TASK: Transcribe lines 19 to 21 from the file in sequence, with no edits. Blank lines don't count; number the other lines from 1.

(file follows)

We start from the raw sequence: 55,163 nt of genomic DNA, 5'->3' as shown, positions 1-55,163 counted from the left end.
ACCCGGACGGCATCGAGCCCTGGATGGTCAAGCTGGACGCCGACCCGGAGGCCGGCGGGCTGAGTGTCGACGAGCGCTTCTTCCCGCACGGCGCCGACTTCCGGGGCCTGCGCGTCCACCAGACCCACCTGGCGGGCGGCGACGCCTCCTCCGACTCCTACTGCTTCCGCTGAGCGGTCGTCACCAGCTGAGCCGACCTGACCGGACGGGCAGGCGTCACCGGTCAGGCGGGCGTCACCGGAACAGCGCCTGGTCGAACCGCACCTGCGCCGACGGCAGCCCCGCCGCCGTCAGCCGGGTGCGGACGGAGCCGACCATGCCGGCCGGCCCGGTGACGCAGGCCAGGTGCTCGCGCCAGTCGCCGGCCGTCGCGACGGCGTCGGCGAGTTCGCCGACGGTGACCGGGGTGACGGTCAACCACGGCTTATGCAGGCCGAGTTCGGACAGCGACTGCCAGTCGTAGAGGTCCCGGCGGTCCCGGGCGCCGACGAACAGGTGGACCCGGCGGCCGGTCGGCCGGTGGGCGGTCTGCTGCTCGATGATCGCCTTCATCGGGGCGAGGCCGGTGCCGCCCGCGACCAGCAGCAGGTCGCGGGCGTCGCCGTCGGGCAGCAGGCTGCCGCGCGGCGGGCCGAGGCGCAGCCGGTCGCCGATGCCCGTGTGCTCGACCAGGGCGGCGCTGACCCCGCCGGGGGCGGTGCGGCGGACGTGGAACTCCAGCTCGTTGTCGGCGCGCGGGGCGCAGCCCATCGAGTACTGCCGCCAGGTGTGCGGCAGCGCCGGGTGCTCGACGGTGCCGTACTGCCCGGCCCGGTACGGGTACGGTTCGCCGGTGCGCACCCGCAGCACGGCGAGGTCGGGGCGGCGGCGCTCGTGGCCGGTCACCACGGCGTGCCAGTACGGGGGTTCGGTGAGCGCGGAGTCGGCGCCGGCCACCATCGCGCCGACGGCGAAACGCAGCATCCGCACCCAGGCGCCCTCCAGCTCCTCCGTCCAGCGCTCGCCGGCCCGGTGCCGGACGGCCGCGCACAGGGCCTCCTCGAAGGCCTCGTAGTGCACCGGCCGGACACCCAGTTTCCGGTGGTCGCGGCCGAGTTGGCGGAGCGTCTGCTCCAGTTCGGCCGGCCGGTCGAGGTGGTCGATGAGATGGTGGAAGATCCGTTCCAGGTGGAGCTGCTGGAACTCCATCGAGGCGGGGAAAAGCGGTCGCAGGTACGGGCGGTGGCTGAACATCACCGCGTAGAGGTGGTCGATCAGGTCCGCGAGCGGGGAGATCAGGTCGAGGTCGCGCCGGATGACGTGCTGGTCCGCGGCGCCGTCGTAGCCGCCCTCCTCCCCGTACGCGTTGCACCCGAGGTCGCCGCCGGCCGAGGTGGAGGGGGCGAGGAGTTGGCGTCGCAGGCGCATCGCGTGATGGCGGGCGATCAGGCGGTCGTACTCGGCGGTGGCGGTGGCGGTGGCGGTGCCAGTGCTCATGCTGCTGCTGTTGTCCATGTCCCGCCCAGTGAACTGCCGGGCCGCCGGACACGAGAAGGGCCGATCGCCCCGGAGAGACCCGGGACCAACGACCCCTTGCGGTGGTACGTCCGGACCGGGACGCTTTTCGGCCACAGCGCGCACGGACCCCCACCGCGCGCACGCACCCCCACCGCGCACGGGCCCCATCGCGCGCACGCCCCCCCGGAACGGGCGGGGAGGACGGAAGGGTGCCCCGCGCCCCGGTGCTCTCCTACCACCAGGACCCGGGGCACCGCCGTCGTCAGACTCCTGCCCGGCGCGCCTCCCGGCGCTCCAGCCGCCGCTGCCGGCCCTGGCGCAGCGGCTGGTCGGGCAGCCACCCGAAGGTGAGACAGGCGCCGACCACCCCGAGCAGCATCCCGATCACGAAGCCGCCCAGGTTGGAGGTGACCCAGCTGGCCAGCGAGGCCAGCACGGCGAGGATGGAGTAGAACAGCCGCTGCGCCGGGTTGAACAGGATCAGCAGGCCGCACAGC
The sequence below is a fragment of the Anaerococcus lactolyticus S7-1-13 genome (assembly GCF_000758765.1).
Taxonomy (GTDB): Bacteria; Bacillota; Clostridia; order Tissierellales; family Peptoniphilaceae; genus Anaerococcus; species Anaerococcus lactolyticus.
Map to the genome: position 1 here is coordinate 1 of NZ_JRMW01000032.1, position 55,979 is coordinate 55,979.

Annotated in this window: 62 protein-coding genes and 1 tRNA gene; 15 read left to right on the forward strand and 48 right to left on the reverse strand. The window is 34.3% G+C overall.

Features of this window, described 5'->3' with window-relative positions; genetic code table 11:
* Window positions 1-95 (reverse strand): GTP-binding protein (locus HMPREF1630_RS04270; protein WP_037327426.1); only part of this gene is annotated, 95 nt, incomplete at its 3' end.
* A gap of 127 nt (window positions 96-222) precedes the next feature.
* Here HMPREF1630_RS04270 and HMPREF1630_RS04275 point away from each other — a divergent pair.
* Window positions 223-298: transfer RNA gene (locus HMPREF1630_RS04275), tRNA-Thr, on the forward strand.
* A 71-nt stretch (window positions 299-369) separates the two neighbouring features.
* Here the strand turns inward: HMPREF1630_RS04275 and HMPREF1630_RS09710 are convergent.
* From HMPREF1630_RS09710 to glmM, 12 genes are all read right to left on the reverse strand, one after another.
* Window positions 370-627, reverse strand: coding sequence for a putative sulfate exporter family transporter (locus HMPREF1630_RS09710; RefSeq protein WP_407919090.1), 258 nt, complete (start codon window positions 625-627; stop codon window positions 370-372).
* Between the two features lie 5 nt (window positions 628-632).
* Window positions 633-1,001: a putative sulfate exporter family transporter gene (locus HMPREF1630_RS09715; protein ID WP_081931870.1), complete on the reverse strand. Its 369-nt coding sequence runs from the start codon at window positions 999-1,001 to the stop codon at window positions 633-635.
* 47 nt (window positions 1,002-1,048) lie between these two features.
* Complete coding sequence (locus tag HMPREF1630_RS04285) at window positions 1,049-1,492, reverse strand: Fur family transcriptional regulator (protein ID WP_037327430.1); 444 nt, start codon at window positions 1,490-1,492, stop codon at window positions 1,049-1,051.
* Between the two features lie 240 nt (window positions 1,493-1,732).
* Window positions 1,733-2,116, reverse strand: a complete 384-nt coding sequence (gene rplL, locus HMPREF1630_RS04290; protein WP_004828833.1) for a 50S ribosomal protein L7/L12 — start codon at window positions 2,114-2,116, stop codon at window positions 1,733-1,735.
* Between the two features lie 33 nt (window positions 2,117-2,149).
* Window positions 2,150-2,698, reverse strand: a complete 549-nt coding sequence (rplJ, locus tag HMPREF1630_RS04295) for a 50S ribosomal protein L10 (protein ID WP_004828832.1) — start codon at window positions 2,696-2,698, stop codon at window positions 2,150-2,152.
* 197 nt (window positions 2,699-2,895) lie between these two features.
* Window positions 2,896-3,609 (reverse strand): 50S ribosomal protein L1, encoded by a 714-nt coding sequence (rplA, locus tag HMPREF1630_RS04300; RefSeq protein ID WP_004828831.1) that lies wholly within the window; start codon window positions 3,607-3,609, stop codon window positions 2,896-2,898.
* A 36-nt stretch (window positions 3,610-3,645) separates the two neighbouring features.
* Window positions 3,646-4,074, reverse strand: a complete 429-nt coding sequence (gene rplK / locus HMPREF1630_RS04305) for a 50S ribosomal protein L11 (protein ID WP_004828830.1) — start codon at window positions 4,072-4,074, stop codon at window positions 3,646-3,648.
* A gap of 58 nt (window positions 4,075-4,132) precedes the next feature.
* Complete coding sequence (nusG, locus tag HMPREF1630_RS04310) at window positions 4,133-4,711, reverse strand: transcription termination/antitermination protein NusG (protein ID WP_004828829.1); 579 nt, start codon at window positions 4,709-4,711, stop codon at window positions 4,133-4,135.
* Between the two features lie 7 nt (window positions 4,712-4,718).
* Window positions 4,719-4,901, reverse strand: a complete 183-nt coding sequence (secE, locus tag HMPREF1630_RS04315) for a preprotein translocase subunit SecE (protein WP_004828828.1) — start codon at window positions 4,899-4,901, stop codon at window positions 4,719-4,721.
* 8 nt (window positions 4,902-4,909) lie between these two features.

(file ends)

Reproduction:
* Complete coding sequence (locus tag HMPREF1630_RS04285) at window positions 1,049-1,492, reverse strand: Fur family transcriptional regulator (protein ID WP_037327430.1); 444 nt, start codon at window positions 1,490-1,492, stop codon at window positions 1,049-1,051.
* Between the two features lie 240 nt (window positions 1,493-1,732).
* Window positions 1,733-2,116, reverse strand: a complete 384-nt coding sequence (gene rplL, locus HMPREF1630_RS04290; protein WP_004828833.1) for a 50S ribosomal protein L7/L12 — start codon at window positions 2,114-2,116, stop codon at window positions 1,733-1,735.